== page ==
Friday, May 28, 2010



The wind was still and we woke up to blue skies. What ever it was it moved on through and left the area, leaving behind a feeling of relief. No more rowing against the wind.

The sunlight was illuminating the walls up in Oljeto Canyon. So I gathered up the painting gear and started wandering up the canyon. I passed by some of the others sitting around the kitchen area of the camp, engaged in yet another topic about cognitive science. Once I got around a couple of bends in the narrow walled canyon, silence took over and the serenity of the morning became apparent. There I met Paul hiking back down from somewhere, he said that he got up early and just had to explore.

I asked him if he was heading back to join the others in conversation. Paul just looked at me and said “I can’t do that at this hour in the morning!” He followed me back up in search of a good subject matter to paint. After several more turns in the canyon, we found a spot where the sandstone wall was basking in the morning sun. I walked on a little farther and looked back; my foreground was filled with blues and purples of the river bed. It jumped out against the bright back ground orange rock.

It was a painting, so I set up the easel. Paul decided to sit and watch me in the cool of the morning shade. I think he had had enough of the cognitive research and was looking for any excuse to be out in the serenity of the canyon.

An hour past and we were soon joined by the rest of the group. One by one they found rocks to sit on and listened to the silence of the canyon, as I continued to paint. The only sound was that of a lone raven some where up on the canyon rim.

Steve finally broke the silence with the question, why can’t we all paint? Followed by Paul’s answer that most see a tree as a symbolic form from childhood and that’s as far as the development went. The rest joined in and soon it was back into the cognitive scientific explanations. I just tuned out of it all and continued to paint. At least it was giving me more time. They had talked about leaving at 11:00, but that was fifteen minutes ago.

At noon we finally had the boats all packed up and were ready for our final stretch through the sand bars to the take-out point at Clay Hills, seven and a half miles down river. And just in time, we noticed a group of six large rafts pulling up. They were filled with screaming eight graders, who had just graduated from a private school in Colorado. The noise level shot up a few decibels and we decided it was time to leave.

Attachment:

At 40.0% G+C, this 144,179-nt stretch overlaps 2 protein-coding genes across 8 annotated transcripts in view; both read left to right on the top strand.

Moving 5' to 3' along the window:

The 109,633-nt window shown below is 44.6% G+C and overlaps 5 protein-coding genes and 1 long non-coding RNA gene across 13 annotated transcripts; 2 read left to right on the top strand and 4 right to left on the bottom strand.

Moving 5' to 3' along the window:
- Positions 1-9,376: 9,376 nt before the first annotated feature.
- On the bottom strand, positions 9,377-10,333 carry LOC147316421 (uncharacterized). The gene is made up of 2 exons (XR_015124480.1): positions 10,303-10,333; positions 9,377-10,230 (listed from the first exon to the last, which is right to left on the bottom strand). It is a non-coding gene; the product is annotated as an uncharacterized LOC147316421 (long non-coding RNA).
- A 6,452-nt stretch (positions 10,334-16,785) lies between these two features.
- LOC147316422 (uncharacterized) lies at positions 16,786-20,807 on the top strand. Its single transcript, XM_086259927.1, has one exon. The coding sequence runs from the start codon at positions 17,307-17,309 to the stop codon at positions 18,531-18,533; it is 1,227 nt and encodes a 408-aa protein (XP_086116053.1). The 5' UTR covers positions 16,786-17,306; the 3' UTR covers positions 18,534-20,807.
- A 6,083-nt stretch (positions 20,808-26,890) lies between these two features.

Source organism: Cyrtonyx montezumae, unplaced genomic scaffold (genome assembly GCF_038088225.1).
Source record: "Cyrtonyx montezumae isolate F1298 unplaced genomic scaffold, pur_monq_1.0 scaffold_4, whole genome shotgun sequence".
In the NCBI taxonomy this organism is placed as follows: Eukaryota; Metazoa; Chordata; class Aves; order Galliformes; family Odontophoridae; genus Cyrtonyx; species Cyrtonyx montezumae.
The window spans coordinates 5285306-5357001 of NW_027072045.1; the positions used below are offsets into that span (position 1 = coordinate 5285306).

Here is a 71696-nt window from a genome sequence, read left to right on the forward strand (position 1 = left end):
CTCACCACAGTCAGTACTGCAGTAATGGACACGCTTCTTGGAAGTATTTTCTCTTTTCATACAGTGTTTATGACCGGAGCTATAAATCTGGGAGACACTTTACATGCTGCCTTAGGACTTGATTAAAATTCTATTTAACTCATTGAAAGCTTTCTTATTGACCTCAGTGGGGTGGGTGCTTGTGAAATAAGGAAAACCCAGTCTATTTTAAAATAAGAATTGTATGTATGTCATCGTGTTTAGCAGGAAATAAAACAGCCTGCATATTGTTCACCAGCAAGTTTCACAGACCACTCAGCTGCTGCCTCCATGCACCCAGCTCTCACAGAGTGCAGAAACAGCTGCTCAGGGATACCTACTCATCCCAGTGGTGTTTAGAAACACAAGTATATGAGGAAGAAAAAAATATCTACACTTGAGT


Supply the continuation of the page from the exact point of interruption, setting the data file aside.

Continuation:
It was more or less just to follow the ripples in the water, as the current meandered from side to side. With no wind present it became fairly easy to see the main flow. We tried a few short cuts, after watching the current zigzag across the river then back again and figured it might work. In most cases Chang ended up being the designated mule, he had the most mass and would get out pushing the raft back into the channel. After three attempts at doing short cuts we finally figured it just wasn’t worth it. Besides the convention of screaming students were catching up in their bright blue rafts.

Most take-out spots along a rivers edge don’t offer much room and in some cases it can result in a little pushing and shoving to find a spot to pull in for the unloading process to begin. We had six large rafts closing up behind us; I knew there would be no room for us if they got there first. We were once again plowing ahead full steam. I looked back and smiled, they were out pushing the rafts. They tried one of our short cuts. Victory was ours!

We pulled in to the dusty Clay Hills boat ramp and began pulling gear off the boat and hauling it up to a single location off to the side. Rule number one was to always keep your gear together. Within fifteen minutes the chaos arrived. Their rafts were bouncing off each other, ropes flying and bodies jumping out into the water. The river guides offered their apologies and told us they would do their best to keep the carnage contained to their side. Within minutes the ground was covered in gear offering little room to walk. We managed to keep everything separated from the masses. The rafts were washed off with river water and rolled up for transport on the trailer.

An hour later we were packed up and started the two and a half hour drive back to Recapture Lodge in Bluff. We were all looking forward to a real shower and dinner in a real restaurant.

The next morning I was at the trailer with coffee in hand, getting out my coat, when I was asked about the river by a stranger. “How was it, I heard there was someone there that rapped a canoe around a rock in Government?”

Word travels fast!

Richard Boyer

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